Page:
F-86D Sabre Dog

Published on
February 3, 2020
Review Author(s)
Product / Stock #
Company: Revell, Inc. - Website: Visit Site
Provided by: Revell, Inc. - Website: Visit Site
Box Art


Originally designated as the F-95, the North American F-86D “Sabre Dog” was the initial all-weather and night capable extension of the superb F-86 day fighter. Only 25% common to the day-version F-86’s the “Dog” sported a larger fuselage, engine, and tail surfaces, with a distinctive radome to house an advanced air intercept radar. The D-model also traded its guns for 2.75-inch folding fin aerial rockets, which were mounted in a retractable launcher in the nose of the aircraft. First prototyped in 1949, over 2500 F-86D’s were produced, serving in the air arms of no fewer than 17 nations.

The Kit

A repop of the Monogram ProModeler tool, Revell’s F-86D is an exceptional quarter inch scale rendition of the 50’s all-weather interceptor. Molded in light gray and clear styrene, the Revell Sabre Dog sports finely and raised and recessed panel detail; amply-detailed cockpit, wheel wells, afterburner can, deployed rocket launcher, and speed brake wells; and an option to pose leading- and trailing-edge flaps in either the deployed or retracted positions. The clear parts are crystal clear, but the review sample canopy had a couple of scuffs which were easily mitigated with a coat of Future floor wax. The well-registered decal sheet provides colorful marking options for 2 aircraft.

The Build

Consistent with other ProModeler series kits the build was, thankfully, unremarkable. Fit was generally very good, with only a few touches of putty required on the belly and along the wing roots. A wee bit of trimming of the tips of the horizontal stabilizer locating tabs was required to get them to seat and interlock properly. Overall, though, the kit pretty much fell together.

Instructions were good, with the exception of a couple of parts called for in Step 11 (parts 18 and 74) which had no real home, since the fuselage mounting features in the instructions resembled nothing on the actual model. Also, Step 3 fails to note that nose weights are needed to prevent the jet from becoming a tail-dragger, although a clear post is provided to insert under the aft wing/fuselage joint.

Once assembled, the kit was primed with Alclad II Gloss Black Primer, then overcoated with Alclad II Duraluminum. A host of other Alclad II colors were used to replicate some of the tonal differences in the panels. Lifecolor Khaki Olive Drab was used for the anti-glare panel and Vallejo Surface Primer (Light Ghost Gray) was used for the vertical stab tip. The radome was masked to preserve the gloss black primer’s color and sheen.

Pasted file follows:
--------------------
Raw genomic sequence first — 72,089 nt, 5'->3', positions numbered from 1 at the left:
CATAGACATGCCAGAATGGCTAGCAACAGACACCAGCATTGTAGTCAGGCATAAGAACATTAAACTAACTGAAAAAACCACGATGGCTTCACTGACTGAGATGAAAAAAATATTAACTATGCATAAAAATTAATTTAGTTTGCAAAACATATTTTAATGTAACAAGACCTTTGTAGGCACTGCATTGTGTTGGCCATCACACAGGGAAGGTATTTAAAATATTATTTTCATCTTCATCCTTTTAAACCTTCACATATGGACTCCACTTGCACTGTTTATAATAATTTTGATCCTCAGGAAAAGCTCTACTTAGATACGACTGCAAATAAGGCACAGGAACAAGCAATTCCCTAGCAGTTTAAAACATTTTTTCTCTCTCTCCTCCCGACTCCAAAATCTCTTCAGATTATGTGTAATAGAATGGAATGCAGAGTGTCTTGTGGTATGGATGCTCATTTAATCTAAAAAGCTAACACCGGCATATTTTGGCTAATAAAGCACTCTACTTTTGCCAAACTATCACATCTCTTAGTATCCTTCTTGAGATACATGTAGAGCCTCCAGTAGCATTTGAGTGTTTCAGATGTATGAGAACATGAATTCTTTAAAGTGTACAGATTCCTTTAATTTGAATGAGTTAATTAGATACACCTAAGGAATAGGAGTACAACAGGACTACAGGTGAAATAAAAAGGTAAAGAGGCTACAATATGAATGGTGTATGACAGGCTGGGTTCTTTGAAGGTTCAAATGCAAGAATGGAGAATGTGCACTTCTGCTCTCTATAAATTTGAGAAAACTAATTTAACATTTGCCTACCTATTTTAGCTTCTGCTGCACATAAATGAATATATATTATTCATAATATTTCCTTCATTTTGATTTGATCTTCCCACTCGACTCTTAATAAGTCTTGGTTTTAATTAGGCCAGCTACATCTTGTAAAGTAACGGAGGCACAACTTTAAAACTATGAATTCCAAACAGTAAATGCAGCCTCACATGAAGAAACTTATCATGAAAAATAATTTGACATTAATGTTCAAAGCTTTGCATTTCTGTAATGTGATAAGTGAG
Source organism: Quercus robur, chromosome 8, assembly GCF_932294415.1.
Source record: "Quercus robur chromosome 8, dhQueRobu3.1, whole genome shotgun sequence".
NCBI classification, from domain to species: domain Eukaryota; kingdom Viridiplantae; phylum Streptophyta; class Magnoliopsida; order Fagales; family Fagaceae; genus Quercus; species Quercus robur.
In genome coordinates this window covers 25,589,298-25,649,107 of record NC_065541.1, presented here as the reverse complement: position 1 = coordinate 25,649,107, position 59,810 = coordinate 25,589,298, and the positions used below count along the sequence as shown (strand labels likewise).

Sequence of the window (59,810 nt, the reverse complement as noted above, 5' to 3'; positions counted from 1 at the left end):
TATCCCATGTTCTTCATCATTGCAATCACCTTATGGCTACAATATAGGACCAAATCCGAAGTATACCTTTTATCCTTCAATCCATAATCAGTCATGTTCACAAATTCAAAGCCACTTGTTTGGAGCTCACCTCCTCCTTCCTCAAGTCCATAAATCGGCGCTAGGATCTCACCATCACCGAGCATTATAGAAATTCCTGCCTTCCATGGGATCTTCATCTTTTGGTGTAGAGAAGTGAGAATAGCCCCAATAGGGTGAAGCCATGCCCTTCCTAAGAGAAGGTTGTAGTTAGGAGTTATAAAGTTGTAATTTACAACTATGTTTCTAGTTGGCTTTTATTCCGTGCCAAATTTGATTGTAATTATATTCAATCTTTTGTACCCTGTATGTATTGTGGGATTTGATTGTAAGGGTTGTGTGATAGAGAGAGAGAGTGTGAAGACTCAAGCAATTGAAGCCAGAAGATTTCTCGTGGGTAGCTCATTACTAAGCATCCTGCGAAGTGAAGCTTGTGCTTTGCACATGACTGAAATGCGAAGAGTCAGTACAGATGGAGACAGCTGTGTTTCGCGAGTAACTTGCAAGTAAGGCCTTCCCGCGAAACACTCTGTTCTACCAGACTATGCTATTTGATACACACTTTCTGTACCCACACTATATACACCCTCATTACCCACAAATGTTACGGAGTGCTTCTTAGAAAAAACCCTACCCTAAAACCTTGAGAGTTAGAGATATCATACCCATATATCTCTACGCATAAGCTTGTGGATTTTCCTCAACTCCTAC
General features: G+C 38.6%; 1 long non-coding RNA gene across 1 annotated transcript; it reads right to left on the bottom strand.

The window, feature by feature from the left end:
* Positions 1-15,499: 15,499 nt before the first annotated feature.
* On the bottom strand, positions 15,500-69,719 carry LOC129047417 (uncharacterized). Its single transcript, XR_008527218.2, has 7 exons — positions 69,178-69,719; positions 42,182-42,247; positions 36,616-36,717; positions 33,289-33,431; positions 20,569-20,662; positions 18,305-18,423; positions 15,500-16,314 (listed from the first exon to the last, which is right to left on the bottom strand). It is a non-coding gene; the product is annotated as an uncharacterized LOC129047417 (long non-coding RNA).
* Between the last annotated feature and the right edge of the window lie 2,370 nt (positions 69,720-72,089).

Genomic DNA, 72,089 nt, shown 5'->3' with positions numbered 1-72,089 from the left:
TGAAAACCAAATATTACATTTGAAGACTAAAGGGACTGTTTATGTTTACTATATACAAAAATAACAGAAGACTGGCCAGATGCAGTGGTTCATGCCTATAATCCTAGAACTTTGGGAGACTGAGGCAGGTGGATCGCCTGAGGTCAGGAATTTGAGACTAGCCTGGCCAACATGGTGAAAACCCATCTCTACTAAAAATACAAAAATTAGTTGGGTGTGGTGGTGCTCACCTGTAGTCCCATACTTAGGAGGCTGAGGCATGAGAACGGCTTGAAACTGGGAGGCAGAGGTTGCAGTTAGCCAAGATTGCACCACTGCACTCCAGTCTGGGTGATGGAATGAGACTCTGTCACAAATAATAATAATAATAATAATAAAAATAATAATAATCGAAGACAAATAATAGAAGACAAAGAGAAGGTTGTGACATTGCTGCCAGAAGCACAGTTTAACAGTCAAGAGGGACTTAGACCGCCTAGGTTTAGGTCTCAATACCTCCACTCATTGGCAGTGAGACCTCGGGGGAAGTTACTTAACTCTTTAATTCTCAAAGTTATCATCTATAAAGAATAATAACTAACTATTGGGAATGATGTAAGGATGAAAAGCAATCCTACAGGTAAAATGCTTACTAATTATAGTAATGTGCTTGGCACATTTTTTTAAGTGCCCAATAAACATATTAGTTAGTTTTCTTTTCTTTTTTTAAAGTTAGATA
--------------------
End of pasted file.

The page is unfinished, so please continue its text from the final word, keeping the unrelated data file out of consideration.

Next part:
With the hot little jet in hand and looking factory-fresh, decal application commenced using the MicroScale system. Decals, as noted, were very colorful and in-register. Although nicely printed and engineered to fit the compound curves well, the red fuselage stripes for the 75th FIS Commander’s ride exhibited some noticeable opacity and color density differences between the edges and the centers. Not noticeable at arm’s length, but something a contest judge having a bad day may hone in on. In this rare instance, the MicroScale system did not adequately get the decals to really hunker down on the painted surfaces. Despite 3 rounds of scoring and puncturing bubbles then flooding with MicroSol, more work still needs to be done. Perhaps Solvaset will do the trick – but not before getting pictures of the finished jet for the review.

Conclusion and Recommendation

Despite the decal issues, the decorated model really looks sharp and was a lot of fun to build. Suitable for advanced beginners through truly advanced modelers, Revell’s F-86D Sabre Dog is a fantastic build, and I HIGHLY RECOMMEND it, with the disclaimer that aftermarket decals would likely be a superior alternative to the kit’s.

Many thanks to Revell for the review sample and to IPMS/USA for the opportunity to provide this review.


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